Like Batman but with a less gay side-kick. (Not that there’s anything wrong with being a gay super hero, just saying.)
Like Wonder Woman but without the wedgie.
What? So I’m a fan.
Anywho, all you have to do to win a Freelancer license is tell me “If I was a superhero, my power would be…” Also maybe throw in what your development/design experience is. “I can change the background of my MySpace page!” isn’t going to work so much.
And hey! Even if you don’t get, want, need, or care about EE, why not tell me your super power ANYWAY because it’s the holidays and dagnabbit, I could use a little super hero love.
Right before Thanksgiving, a feast of turkey and more
Our daughter danced in socked feet, slipped to the hardwood floor
Busting open up her chin, seven stitches she bravely took
After all the kids were settled, we promptly went to Redhook
Another day of working from home, a fire I could not attain
Smoke suddenly filled the house, we waited in the rain
Two fire trucks and four firemen appeared in gear that day
The smoking log they finally found, made it look foul-play
The next busy thursday, busier than the usual Flings’
A call prevented my Canadian trip, someone took our things
My wedding ring, baby photos, the iPad I had won
They’re out there with the Wii, in some big stack of fun
Three weekend days to recover, not nearly enough
Wondering what is wrong with people, an attack we rebuff
When suddenly the water heater, not having been attended to
Decides it’s time to mix things up! Fuck Chrismtmas! Such hullabaloo!
A deductible, a water heater, four new locks and a door
Security system installation and a few items more
Ensure this christmas will be a small one, no large packages or bows
And If the condo won’t sell, add to the list WE FORCLOSE
I wouldn’t mind if Santa was more than an artful farse
Maybe bring my ring back? Some money? Save our arse?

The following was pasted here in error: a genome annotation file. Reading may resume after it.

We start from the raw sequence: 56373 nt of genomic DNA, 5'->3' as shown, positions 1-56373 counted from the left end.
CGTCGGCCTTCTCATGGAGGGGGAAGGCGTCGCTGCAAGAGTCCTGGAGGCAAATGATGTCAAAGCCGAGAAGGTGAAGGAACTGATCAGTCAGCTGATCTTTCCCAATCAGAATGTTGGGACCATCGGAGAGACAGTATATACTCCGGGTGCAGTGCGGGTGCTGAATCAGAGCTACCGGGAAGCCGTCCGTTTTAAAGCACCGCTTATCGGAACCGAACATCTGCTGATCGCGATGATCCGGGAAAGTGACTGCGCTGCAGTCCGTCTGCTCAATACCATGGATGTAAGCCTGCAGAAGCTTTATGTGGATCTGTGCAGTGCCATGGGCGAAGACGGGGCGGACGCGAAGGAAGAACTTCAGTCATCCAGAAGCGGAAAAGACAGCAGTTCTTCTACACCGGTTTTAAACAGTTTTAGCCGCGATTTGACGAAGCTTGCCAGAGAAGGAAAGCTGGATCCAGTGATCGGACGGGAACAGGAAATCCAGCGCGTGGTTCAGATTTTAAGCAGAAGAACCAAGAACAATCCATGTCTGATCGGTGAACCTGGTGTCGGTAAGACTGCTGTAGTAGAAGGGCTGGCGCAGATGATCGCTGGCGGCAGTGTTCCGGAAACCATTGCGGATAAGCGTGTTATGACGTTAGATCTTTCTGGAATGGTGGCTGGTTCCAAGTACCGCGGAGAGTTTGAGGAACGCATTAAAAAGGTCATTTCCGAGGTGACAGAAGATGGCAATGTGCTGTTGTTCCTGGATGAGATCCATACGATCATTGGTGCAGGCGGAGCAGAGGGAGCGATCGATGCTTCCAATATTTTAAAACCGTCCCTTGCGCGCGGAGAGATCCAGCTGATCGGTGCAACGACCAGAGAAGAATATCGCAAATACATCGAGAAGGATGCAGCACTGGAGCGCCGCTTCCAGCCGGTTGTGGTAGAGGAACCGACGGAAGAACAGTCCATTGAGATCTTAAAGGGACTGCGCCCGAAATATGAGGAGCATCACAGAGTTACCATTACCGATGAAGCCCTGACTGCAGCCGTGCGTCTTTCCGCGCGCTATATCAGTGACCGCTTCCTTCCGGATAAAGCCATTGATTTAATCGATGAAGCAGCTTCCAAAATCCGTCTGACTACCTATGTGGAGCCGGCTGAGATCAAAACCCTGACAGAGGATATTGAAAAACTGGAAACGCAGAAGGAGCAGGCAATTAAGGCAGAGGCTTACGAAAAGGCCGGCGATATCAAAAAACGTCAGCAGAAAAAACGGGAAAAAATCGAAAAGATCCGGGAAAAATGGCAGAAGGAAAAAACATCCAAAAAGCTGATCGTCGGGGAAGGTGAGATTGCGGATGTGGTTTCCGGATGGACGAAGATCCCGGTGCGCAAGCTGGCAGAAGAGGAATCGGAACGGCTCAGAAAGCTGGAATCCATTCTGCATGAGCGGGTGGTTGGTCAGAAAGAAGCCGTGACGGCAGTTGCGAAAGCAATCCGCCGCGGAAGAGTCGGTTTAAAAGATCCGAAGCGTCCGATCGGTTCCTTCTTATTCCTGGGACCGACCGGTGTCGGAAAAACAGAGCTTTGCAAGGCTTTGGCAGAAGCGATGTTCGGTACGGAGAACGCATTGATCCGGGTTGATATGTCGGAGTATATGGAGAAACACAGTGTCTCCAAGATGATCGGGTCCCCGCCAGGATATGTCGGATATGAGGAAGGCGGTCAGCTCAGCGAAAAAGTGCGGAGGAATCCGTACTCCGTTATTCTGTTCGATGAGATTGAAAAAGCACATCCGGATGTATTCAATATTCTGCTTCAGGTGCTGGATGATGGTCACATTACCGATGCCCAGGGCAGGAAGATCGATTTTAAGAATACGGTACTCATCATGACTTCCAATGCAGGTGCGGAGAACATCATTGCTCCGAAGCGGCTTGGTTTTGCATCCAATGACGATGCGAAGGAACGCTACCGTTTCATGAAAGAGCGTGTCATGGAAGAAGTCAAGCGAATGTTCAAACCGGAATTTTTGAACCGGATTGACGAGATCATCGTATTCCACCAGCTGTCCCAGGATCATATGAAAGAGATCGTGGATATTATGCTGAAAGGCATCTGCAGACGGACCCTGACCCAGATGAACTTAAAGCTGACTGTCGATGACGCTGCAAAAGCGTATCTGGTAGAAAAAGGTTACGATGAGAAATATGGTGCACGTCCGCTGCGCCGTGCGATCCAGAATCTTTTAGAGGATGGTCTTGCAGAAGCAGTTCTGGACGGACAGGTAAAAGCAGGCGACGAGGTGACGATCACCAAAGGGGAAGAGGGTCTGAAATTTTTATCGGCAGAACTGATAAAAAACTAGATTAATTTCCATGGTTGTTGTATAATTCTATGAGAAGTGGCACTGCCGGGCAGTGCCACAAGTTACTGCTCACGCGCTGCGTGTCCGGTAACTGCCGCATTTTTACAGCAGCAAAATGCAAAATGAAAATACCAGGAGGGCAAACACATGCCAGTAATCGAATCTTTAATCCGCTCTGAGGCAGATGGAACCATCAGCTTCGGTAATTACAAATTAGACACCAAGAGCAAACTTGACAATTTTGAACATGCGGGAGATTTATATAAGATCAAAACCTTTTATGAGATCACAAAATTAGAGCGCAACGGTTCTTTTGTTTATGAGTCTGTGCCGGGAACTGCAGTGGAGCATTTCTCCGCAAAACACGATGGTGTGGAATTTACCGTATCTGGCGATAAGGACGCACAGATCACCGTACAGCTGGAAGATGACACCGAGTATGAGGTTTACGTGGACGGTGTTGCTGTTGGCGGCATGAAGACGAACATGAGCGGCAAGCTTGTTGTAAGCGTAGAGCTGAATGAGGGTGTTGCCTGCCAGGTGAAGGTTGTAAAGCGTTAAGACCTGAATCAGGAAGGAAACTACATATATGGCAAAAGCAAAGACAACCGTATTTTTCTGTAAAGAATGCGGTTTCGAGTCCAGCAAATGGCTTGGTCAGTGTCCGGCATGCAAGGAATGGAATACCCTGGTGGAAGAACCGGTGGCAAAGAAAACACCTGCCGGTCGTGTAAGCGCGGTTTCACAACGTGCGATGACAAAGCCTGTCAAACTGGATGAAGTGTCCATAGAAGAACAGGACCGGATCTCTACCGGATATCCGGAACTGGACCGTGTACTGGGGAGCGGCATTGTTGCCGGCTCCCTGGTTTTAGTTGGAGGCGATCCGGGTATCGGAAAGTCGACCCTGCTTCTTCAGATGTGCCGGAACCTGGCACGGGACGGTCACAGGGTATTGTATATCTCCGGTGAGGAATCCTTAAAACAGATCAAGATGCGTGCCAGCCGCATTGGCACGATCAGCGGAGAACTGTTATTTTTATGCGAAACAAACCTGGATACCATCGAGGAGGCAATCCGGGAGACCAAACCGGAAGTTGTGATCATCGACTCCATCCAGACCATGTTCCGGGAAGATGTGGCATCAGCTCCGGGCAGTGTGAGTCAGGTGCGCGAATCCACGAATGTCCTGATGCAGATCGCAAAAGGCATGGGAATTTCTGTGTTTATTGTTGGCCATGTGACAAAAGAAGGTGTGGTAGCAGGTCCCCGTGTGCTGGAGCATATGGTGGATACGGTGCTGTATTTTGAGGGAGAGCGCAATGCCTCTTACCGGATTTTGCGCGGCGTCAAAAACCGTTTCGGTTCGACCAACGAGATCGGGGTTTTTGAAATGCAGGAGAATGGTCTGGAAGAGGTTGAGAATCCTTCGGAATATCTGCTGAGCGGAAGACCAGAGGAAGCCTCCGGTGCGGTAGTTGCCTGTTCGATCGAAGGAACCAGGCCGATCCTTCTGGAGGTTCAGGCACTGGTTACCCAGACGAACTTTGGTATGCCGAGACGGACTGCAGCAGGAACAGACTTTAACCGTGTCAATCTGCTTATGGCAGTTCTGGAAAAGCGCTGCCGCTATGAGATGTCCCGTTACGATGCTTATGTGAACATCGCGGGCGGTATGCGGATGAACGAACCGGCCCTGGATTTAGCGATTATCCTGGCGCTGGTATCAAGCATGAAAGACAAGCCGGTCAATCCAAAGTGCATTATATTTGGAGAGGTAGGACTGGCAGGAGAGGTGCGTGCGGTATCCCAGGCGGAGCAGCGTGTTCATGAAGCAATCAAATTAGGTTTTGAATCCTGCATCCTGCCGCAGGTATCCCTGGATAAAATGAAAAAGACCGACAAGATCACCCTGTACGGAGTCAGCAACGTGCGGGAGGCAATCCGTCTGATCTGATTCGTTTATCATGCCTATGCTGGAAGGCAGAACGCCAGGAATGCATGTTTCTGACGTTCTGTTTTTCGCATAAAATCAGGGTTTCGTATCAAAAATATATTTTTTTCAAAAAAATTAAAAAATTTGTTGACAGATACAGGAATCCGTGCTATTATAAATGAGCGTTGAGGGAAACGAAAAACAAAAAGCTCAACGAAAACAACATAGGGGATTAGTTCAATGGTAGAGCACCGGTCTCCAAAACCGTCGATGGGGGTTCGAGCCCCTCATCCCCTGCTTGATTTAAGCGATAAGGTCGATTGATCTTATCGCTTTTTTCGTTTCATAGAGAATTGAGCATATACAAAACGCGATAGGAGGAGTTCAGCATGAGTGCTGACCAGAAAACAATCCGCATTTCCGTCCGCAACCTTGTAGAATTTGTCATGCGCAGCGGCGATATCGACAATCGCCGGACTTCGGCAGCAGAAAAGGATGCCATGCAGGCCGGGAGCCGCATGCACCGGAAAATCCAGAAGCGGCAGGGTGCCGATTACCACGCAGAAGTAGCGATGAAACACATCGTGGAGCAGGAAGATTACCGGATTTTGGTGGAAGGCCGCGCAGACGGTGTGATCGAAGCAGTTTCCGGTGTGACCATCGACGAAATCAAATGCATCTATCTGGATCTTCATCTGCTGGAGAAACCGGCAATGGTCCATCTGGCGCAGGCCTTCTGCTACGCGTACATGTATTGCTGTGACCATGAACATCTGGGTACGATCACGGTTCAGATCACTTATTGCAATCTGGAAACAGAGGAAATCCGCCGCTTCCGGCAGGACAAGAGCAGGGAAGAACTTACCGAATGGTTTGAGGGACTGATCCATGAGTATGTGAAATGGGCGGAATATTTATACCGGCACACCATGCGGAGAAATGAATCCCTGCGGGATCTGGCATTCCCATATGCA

In the spirit of the season, I’m thankful we’re all ok
But comon now, let’s be honest, life is not a Cabaret
Such a year it been, two thousand and ten
I don’t mind so much that you’re done
All I can do, is watch for the other shoe
and hope it won’t drop in twenty - one-one
We were at the dinner table the other night, when the conversation turned surreal:
“No, look, Elmo and Zoey would never get along as a married couple. Zoey is way out of Elmo’s league.”
“You think? I dunno, Elmo is pretty famous. Maybe she’d marry him for the money.”
“Do you think people without kids even know who Elmo and Zoey are? And why do we know this shit so well?”
“You think if you asked someone without kids which Wiggle they thought was the hottest, they’d think we were on something?”
“We should be on something. Clearly it’s the blue one.”
“Oh, yea, I can see that. The women all want the blue wiggle. But I’m pretty sure the red one is gay.”
“I’m really disappointed we know this.”
“You know what sucks more? If you say ‘Fruit Salad’ I say ‘Yummy Yummy.’”
“Lets go watch something blow up. I need to be a man.”
My daughter came home with her usual bouncy, free spirited, attitude. She usually rolls through the door like an electrically charged ball, so when she flopped through the door with the daily spastic energy I’m used to, I didn’t think to ask if anything could be wrong.